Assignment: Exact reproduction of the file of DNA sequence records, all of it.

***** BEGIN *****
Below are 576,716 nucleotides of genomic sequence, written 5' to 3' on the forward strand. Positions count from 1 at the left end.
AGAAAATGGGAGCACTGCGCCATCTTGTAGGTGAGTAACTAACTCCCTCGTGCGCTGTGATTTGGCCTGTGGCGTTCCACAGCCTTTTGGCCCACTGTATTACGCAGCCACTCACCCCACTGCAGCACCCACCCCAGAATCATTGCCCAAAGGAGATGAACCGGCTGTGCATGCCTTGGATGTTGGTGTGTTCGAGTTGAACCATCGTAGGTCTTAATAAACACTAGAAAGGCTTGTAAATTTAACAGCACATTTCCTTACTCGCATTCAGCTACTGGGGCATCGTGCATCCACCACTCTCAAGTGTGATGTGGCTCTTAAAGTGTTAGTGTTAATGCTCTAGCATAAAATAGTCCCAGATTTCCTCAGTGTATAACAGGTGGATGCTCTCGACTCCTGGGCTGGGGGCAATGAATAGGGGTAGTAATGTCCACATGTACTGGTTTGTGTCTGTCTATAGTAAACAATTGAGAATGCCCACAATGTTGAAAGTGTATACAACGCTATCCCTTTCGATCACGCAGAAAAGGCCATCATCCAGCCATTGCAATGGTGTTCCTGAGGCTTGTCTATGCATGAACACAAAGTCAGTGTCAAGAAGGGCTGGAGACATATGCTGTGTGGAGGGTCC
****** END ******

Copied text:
Below are 576,716 nucleotides of genomic sequence, written 5' to 3' on the forward strand. Positions count from 1 at the left end.
AGAAAATGGGAGCACTGCGCCATCTTGTAGGTGAGTAACTAACTCCCTCGTGCGCTGTGATTTGGCCTGTGGCGTTCCACAGCCTTTTGGCCCACTGTATTACGCAGCCACTCACCCCACTGCAGCACCCACCCCAGAATCATTGCCCAAAGGAGATGAACCGGCTGTGCATGCCTTGGATGTTGGTGTGTTCGAGTTGAACCATCGTAGGTCTTAATAAACACTAGAAAGGCTTGTAAATTTAACAGCACATTTCCTTACTCGCATTCAGCTACTGGGGCATCGTGCATCCACCACTCTCAAGTGTGATGTGGCTCTTAAAGTGTTAGTGTTAATGCTCTAGCATAAAATAGTCCCAGATTTCCTCAGTGTATAACAGGTGGATGCTCTCGACTCCTGGGCTGGGGGCAATGAATAGGGGTAGTAATGTCCACATGTACTGGTTTGTGTCTGTCTATAGTAAACAATTGAGAATGCCCACAATGTTGAAAGTGTATACAACGCTATCCCTTTCGATCACGCAGAAAAGGCCATCATCCAGCCATTGCAATGGTGTTCCTGAGGCTTGTCTATGCATGAACACAAAGTCAGTGTCAAGAAGGGCTGGAGACATATGCTGTGTGGAGGGTCC